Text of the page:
The company has been based in New York City and London since 1998. The films have garnered two Emmies, dozens of film festival awards around the world and have been broadcast in over 25 countries.
Jezebel Productions grew out of Andrea Weiss’ and Greta Schiller’s collaboration on the groundbreaking documentary, Before Stonewall, directed by Schiller in 1984. The film was the first gay or lesbian film to be funded by the Corporation for Public Broadcasting. When the film was broadcast nationally over PBS, the response ranged from disgust and outrage that public television would show such a film to people writing in that the film was a lifeline. Schiller and Weiss won Emmy Awards, Independent Spirit Awards, and dozens of domestic and international awards. The film launched their careers in the international independent film scene.
From the very beginning, Schiller and Weiss were true independents, making films that reflected their political and artistic ideals. Strongly influenced by the New Left and the women’s and gay liberation movements of the 1970s, they set out to make documentary films that uncover, reconstruct, and celebrate the lives of ordinary people doing extraordinary things; often these were people whose lives were overlooked and systematically erased from cultural memory. Twenty years later, despite chronic funding obstacles and a stubborn attraction to marginal subjects, they are still doing just that, using a variety of styles to tell their stories.
Schiller and Weiss went on to create International Sweethearts of Rhythm, which premiered in the New York Film Festival in 1986. How could it be that this all-female, multi-racial big band was headlining the Apollo Theatre in the 1940s, playing to sold-out mobs, and yet were not even mentioned in the jazz history books? International Sweethearts of Rhythm was followed shortly byTiny & Ruby: Hell Divin’ Women, a film that spotlights one outrageously funny trumpeter from the Sweethearts band, billed as “The Female Louis Armstrong”, and her life-long partner on and off the bandstand.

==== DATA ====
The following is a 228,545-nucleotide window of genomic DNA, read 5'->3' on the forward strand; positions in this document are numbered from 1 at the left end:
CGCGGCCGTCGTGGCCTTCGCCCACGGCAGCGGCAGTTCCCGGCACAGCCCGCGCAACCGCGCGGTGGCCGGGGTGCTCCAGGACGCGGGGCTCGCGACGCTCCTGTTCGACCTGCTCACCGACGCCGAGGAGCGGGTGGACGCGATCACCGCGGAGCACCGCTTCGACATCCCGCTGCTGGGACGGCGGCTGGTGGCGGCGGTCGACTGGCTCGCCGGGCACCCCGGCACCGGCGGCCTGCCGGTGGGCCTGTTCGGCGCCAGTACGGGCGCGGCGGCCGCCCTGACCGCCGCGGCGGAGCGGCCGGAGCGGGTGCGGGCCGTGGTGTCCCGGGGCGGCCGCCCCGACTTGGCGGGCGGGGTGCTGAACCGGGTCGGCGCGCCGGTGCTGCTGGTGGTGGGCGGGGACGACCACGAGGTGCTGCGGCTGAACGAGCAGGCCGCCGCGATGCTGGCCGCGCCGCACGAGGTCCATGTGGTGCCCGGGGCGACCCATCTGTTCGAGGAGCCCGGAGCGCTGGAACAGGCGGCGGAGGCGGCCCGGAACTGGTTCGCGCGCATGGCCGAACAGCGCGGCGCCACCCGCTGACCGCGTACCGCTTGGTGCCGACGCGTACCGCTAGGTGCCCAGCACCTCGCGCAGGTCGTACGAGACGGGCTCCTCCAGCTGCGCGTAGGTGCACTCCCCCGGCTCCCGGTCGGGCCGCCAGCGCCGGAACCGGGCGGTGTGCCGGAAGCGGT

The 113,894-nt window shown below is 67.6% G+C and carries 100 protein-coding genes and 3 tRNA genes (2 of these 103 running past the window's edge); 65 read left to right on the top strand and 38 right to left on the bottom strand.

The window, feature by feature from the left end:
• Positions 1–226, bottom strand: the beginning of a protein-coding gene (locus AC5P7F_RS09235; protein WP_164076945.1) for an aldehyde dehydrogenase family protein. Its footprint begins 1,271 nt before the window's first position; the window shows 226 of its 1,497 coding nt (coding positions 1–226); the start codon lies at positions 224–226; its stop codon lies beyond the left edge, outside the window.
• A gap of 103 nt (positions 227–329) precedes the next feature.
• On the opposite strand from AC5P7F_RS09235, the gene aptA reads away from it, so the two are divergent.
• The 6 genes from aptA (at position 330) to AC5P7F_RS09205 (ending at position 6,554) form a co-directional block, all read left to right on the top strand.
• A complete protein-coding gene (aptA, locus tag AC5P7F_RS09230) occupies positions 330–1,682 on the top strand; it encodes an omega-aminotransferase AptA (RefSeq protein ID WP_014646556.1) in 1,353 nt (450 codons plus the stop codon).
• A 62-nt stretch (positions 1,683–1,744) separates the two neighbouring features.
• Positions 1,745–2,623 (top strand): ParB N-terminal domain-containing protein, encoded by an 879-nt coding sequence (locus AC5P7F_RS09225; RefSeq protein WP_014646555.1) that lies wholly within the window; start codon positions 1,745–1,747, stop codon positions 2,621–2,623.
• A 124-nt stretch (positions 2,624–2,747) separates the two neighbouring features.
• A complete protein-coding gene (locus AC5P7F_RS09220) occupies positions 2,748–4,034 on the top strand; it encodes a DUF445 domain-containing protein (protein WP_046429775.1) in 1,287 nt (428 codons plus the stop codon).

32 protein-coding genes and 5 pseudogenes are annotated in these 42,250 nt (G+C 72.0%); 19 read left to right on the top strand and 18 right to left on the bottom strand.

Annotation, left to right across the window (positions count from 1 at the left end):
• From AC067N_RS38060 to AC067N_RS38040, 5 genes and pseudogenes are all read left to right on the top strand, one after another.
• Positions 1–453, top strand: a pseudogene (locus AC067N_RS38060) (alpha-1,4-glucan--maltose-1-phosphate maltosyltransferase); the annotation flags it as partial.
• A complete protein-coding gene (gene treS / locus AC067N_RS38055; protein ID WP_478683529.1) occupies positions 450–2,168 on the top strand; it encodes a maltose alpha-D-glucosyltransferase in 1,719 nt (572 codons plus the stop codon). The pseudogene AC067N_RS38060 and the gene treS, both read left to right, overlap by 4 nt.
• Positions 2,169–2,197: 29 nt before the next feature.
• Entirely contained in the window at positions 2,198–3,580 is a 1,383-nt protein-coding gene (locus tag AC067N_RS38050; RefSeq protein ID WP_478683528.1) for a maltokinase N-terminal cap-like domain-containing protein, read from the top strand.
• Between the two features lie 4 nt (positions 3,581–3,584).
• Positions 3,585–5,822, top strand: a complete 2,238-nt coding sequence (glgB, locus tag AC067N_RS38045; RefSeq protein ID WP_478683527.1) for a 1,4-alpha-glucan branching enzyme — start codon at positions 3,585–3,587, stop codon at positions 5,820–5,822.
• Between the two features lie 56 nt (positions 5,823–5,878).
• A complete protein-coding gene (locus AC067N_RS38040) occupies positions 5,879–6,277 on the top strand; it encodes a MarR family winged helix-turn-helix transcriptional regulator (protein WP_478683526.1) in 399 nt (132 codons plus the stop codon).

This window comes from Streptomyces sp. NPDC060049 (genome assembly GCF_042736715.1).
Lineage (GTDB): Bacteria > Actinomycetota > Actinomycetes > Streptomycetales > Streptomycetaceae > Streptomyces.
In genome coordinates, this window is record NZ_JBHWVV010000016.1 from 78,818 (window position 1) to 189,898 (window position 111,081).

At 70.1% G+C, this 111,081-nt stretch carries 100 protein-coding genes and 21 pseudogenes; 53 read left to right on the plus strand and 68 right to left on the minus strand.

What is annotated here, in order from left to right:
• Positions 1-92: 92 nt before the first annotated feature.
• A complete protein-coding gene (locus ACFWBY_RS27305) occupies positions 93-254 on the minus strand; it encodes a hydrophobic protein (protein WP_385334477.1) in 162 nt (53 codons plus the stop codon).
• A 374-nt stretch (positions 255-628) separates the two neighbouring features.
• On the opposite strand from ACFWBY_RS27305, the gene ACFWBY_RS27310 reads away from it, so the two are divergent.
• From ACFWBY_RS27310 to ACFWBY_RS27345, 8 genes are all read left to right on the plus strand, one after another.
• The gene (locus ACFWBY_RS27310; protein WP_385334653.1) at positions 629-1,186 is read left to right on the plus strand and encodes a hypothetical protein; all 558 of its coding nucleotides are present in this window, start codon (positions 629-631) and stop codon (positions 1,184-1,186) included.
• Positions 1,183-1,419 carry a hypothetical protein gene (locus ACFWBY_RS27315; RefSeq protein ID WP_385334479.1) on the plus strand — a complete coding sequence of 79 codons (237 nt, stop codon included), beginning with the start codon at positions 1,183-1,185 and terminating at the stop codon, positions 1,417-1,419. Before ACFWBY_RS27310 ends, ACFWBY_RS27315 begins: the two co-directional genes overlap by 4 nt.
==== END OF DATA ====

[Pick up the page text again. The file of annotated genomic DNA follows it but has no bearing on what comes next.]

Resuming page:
The critical and popular success of these two short documentaries moved Jezebel Productions into high gear, and over the next few years there was a flurry of international co-production, aided in part by Schiller being awarded the first ever US-UK Fulbright Arts Fellowship in Film. Her Maxine Sullivan: Love to Be in Love, a portrait of the long forgotten jazz star, received positive reviews and prime-time broadcasts in France and Britain. Schiller made a foray into fiction, and directed the quirky short Woman of the Wolf, based on a 1905 short story by poet Renee Vivien. Funded by ITVS, this strange fantasy film set on a cargo ship was well received on the festival circuit before it was broadcast over PBS and Britain’s Channel Four (the broadcast was chosen as a “Critic’s Choice” by the Sunday Times of London).
But the huge labor of love that Jezebel Productions embarked on, taking five years to produce and, when finally finished, achieving the impossible for a documentary – it broke house records upon its theatrical release – was Paris Was a Woman. Because of their great love for the city of Paris, for the era of the Twenties, and for the women that flocked there at that time, Schiller and Weiss were determined to produce this film despite all odds. The film received virtually unanimous praise from the critics upon its release, but it was the overwhelming audience response that was most gratifying to the filmmakers. Tickets were scalped at the Berlin Film Festival premiere as though it were a rock concert; long lines ran around city blocks when it opened in the Seattle Film Festival. And by sheer good luck, the programmer for the Quad Cinema in New York City was standing in that line, which led to a very successful New York theatrical release.